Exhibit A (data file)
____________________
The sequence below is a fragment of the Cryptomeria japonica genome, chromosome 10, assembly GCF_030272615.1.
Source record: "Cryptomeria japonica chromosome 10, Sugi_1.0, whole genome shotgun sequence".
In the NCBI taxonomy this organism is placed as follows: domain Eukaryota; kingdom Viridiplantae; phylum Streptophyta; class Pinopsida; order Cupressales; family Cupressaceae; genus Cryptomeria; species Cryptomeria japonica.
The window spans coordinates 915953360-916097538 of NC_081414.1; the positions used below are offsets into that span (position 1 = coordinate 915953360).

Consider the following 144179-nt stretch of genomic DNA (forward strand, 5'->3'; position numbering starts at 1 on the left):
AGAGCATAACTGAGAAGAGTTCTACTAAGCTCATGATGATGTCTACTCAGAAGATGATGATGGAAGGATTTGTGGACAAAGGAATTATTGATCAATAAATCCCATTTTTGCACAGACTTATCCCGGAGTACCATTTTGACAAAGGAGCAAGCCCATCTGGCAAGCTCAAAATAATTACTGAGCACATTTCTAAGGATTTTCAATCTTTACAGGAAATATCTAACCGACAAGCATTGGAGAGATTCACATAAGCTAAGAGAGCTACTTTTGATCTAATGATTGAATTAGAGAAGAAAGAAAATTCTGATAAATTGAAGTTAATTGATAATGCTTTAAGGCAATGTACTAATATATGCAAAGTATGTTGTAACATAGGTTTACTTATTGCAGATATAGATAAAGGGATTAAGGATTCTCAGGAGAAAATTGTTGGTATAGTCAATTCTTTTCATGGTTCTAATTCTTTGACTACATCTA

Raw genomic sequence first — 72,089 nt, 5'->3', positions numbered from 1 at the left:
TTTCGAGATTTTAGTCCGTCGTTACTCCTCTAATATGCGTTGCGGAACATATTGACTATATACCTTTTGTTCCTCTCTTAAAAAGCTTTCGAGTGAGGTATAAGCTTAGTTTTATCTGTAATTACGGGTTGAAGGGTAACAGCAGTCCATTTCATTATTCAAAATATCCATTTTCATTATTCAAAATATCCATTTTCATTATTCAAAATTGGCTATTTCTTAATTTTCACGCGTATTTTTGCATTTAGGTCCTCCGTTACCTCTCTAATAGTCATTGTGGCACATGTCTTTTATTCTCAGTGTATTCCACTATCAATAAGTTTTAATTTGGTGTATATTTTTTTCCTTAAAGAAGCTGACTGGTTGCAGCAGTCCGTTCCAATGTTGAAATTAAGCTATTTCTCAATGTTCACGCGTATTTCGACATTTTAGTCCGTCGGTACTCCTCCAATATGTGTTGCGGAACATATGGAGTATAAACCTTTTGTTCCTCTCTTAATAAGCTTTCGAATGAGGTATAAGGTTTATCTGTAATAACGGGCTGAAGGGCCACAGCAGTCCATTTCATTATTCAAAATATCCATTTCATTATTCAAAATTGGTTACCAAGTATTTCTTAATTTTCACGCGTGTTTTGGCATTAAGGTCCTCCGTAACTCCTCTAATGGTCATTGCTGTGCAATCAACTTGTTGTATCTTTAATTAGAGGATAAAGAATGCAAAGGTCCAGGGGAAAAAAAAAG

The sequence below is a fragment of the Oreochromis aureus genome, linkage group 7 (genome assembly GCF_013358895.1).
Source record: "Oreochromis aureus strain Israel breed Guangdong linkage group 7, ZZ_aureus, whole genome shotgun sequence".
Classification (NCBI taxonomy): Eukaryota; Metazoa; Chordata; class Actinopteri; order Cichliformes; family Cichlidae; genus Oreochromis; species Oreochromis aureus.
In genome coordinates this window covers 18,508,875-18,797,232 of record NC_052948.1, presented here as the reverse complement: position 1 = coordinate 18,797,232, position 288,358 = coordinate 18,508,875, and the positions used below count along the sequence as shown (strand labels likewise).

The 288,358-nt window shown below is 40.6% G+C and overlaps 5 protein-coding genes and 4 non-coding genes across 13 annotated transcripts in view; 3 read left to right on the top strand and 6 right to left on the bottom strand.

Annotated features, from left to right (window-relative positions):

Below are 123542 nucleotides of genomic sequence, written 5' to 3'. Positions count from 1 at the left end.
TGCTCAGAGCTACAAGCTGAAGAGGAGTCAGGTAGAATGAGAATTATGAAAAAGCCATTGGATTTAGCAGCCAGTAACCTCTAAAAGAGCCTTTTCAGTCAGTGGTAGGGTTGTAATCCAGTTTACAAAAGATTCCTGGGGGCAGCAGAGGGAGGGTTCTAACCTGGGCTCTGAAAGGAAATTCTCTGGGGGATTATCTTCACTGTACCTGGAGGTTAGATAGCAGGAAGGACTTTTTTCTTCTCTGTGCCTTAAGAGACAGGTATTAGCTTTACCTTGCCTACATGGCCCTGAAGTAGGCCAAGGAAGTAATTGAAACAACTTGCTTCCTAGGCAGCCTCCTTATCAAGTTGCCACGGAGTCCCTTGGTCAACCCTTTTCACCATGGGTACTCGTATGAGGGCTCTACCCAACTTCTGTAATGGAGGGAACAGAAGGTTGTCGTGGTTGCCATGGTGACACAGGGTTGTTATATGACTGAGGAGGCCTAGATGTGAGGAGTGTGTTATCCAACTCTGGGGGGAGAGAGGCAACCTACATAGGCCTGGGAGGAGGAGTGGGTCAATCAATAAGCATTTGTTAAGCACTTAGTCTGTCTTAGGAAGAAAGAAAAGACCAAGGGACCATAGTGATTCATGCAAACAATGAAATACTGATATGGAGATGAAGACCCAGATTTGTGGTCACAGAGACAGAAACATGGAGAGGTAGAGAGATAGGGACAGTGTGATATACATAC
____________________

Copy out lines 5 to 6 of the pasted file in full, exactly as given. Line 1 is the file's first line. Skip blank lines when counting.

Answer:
Consider the following 144179-nt stretch of genomic DNA (forward strand, 5'->3'; position numbering starts at 1 on the left):
AGAGCATAACTGAGAAGAGTTCTACTAAGCTCATGATGATGTCTACTCAGAAGATGATGATGGAAGGATTTGTGGACAAAGGAATTATTGATCAATAAATCCCATTTTTGCACAGACTTATCCCGGAGTACCATTTTGACAAAGGAGCAAGCCCATCTGGCAAGCTCAAAATAATTACTGAGCACATTTCTAAGGATTTTCAATCTTTACAGGAAATATCTAACCGACAAGCATTGGAGAGATTCACATAAGCTAAGAGAGCTACTTTTGATCTAATGATTGAATTAGAGAAGAAAGAAAATTCTGATAAATTGAAGTTAATTGATAATGCTTTAAGGCAATGTACTAATATATGCAAAGTATGTTGTAACATAGGTTTACTTATTGCAGATATAGATAAAGGGATTAAGGATTCTCAGGAGAAAATTGTTGGTATAGTCAATTCTTTTCATGGTTCTAATTCTTTGACTACATCTA